- Ideal Rod
- Small Water/Lighter Currents – 4-6 wt – 10′
- Large Water/Heavier Currents – 6 to 8 wt – 10′
- Line Setup – Fly lines such as Rio Extreme Indicator or Scientific Anglers Anadro Indicator help turn over the weight (split shot) on your line and indicator.
- Tapered leaders will work, but custom (level no taper) fluorocarbon leaders tend to get down faster.
- Flies – 6mm, 8mm, 10mm and 12mm beads in a variety of colors/hues to match the most common salmon egg colors.
- Method – Love them or hate them, one cannot deny the effectiveness of the bead, especially once the salmon begin to spawn. Beads will range from 6mm-12mm and in a variety of colors, small plastic beads are meant to imitate the range of salmon eggs, from fresh to dead, and also by species of salmon.
- To utilize this method, run your leader to a tippet ring/swivel/blood knot, and from this connection add another 18” of tippet.
- Fix 1-3 (to start and adjust as necessary) split shot at this knot to avoid having it slide closer to your hook.
- Put your bead on this 18” section and keep it in place with a toothpick or Trout Pegs, about two inches from the end of the line.
- You will then add your hook.
** Make sure you check your regulations—in Alaska, beads must be free-sliding or cannot be fixed more than two inches from the hook. **
Dead Drifting Flesh Flies
- Ideal Rod
- Small Water/Lighter Currents – 4-6 wt – 9′
- Large Water/Heavier Currents – 6 to 8 wt – 9′
- Line Setup – Weight forward floating line with a short (4-6′) piece of non-tapered mono tippet.
- The level (non tapered) leader will get down more quickly.
- Flies – Micro flesh, articulated flesh and other flesh patterns from white to cream to tan to ginger to pinks, oranges and reds work well at different times of the year.
- Method – Similar to bead fishing, after salmon have spawned and died, their flesh begins to fall off their decaying bodies and enters the water. Hungry Rainbow Trout will gorge on salmon flesh throughout the months following the salmon spawn.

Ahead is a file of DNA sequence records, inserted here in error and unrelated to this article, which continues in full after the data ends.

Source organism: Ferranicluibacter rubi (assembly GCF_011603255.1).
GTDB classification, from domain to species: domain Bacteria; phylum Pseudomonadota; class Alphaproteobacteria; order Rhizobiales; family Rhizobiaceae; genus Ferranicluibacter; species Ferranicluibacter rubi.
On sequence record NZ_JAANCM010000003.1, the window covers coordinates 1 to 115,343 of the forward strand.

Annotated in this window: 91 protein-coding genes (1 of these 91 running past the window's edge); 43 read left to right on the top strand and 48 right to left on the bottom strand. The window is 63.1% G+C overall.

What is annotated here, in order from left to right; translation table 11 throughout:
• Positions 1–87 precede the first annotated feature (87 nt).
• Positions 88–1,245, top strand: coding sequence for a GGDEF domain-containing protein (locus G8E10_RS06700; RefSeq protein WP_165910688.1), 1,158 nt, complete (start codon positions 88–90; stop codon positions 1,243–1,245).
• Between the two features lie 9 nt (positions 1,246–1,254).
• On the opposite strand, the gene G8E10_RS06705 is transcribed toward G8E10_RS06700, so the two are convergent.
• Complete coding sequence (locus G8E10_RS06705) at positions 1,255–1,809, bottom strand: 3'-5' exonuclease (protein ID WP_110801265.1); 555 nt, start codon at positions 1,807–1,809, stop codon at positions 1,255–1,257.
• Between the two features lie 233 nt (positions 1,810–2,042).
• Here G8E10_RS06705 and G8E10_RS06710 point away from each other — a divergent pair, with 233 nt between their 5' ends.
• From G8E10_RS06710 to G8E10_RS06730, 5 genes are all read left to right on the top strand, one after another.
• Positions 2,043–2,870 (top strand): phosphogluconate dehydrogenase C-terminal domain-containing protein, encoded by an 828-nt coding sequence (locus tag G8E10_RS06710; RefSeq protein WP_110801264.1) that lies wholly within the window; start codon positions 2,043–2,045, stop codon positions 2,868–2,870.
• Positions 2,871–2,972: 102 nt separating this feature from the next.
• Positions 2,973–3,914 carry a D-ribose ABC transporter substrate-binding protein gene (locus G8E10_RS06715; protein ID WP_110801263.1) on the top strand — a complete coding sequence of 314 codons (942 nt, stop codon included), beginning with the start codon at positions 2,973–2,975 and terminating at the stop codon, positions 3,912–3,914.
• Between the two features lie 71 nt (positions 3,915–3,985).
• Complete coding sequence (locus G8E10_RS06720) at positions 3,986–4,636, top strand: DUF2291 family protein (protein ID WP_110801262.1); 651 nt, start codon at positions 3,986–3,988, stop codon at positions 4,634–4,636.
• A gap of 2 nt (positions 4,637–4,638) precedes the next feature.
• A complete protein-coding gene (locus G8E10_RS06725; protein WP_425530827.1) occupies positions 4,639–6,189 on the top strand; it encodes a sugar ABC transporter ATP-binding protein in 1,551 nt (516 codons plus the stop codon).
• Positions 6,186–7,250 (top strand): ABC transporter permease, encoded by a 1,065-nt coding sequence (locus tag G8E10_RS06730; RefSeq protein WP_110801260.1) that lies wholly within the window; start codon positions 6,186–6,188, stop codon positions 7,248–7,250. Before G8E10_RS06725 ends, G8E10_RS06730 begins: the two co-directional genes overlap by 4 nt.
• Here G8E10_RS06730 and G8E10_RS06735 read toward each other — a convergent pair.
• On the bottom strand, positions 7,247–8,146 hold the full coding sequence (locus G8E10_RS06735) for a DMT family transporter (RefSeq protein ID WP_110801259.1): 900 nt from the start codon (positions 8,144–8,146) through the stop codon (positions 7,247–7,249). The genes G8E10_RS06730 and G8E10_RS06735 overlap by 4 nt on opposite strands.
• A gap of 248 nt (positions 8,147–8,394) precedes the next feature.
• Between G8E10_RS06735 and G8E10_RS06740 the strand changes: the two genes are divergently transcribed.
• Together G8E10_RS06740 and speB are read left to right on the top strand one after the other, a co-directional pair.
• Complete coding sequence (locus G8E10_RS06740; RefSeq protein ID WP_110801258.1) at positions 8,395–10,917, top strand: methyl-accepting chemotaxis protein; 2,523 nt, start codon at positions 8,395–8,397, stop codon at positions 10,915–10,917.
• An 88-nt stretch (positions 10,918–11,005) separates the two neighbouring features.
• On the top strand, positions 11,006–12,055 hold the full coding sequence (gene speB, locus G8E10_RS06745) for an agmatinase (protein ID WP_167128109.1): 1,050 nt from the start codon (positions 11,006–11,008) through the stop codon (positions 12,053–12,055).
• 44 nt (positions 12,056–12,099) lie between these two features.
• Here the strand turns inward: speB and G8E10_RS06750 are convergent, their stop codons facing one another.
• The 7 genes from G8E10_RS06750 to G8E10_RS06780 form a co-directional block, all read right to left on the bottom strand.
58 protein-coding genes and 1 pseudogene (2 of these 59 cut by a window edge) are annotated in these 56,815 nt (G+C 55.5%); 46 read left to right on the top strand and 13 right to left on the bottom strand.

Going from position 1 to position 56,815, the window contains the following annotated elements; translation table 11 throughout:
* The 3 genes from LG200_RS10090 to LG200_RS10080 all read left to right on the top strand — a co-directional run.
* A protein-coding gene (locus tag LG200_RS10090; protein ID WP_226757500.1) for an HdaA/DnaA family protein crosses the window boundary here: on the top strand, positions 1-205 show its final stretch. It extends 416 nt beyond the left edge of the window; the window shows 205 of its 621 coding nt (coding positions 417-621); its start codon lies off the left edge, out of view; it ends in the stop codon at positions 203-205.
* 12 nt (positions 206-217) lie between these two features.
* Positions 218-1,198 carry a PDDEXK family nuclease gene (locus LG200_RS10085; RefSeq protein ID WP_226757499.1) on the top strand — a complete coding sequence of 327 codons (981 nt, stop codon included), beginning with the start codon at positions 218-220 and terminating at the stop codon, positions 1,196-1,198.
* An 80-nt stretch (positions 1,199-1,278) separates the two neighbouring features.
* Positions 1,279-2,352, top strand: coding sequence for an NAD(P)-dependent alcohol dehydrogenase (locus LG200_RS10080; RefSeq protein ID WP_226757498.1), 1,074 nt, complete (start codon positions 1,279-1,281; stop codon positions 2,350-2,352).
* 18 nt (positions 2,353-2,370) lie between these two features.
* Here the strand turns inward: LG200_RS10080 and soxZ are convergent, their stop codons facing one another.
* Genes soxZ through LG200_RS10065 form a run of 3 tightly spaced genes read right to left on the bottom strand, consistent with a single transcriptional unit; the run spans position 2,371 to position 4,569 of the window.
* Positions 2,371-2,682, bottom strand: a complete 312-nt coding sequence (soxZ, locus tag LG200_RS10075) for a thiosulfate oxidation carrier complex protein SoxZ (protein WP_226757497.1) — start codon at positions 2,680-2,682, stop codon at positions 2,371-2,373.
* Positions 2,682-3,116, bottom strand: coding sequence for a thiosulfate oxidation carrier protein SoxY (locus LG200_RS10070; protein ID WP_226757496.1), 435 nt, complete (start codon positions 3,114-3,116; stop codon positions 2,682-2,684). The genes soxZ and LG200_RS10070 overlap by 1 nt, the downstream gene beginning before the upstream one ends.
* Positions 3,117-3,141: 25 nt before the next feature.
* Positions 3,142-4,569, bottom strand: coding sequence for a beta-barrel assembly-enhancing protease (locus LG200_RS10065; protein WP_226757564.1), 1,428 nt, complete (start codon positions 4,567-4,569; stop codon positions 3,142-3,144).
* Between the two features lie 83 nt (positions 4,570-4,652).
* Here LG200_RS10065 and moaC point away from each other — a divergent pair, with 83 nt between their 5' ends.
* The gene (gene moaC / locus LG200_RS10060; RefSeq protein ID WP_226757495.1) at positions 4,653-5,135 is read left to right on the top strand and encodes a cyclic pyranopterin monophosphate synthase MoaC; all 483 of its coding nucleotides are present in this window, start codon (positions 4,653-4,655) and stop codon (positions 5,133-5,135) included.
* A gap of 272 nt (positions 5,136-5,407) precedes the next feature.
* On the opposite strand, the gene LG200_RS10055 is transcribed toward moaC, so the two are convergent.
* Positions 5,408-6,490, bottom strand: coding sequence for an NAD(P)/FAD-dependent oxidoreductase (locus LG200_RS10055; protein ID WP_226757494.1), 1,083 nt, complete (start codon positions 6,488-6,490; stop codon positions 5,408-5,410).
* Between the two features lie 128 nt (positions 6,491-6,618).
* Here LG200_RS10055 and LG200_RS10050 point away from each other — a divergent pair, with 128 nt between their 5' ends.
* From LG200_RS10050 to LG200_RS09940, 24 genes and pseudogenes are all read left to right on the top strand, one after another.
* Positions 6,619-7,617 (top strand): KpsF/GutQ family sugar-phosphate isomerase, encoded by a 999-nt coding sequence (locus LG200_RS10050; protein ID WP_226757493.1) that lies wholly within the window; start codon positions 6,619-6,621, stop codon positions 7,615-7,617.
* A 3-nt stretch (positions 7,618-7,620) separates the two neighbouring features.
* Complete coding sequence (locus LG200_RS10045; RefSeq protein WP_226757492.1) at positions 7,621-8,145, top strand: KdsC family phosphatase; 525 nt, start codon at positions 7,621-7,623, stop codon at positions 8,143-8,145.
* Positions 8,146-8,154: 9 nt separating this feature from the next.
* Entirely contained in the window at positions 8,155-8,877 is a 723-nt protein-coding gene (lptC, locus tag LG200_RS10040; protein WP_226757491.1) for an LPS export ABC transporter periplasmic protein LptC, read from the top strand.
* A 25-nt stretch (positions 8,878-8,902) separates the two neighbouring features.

Watch the June UWOTF Virtual Meeting Presentation on Summer Trout Fishing Tips on Approaching Trout with Stealth, Nymph Fishing with a Strike Indicator and Alaska Fishing Techniques. Co-Hosts – Anh Thai, Jenn Hsia and Jackie Bowman.
Connect with Jackie Bowman
My name is Jackie, and I’m the co-owner of Cooper Landing Fishing Guide, LLC on the Kenai Peninsula in Alaska. I grew up in Wisconsin but fell in love with Alaska and moved to King Salmon (in Bristol Bay) immediately following a two-week vacation in 2009. I worked in aviation management until 2016, when I met my (now) business partner Dave, a guide on the Kenai River. We both had an incredible passion for fly fishing and Alaska’s fisheries and decided to start our own guide service. In 2020, our operation expanding to include another guide, Mike. We are now in our fifth season and guide the Kenai and Kasilof Rivers for rainbow trout, dolly varden, and all species of Pacific salmon. We love sharing Alaska and our rivers with our guests, and we hope they leave with a greater appreciation for wild spaces and wild fish.
When I’m not fishing, I’m usually fishing (😂), foraging, painting, traveling, or hiking. I have two boat dogs named Maxine and Gigi, who are my world.
I started Alaska Women on the Fly a few months ago with my friend Shayna, in hopes of connecting and highlighting women with a shared interest in fly fishing. It has been so cool to watch the page grow and meet a bunch of new people, and I’m excited to plan some meet-ups in the near future!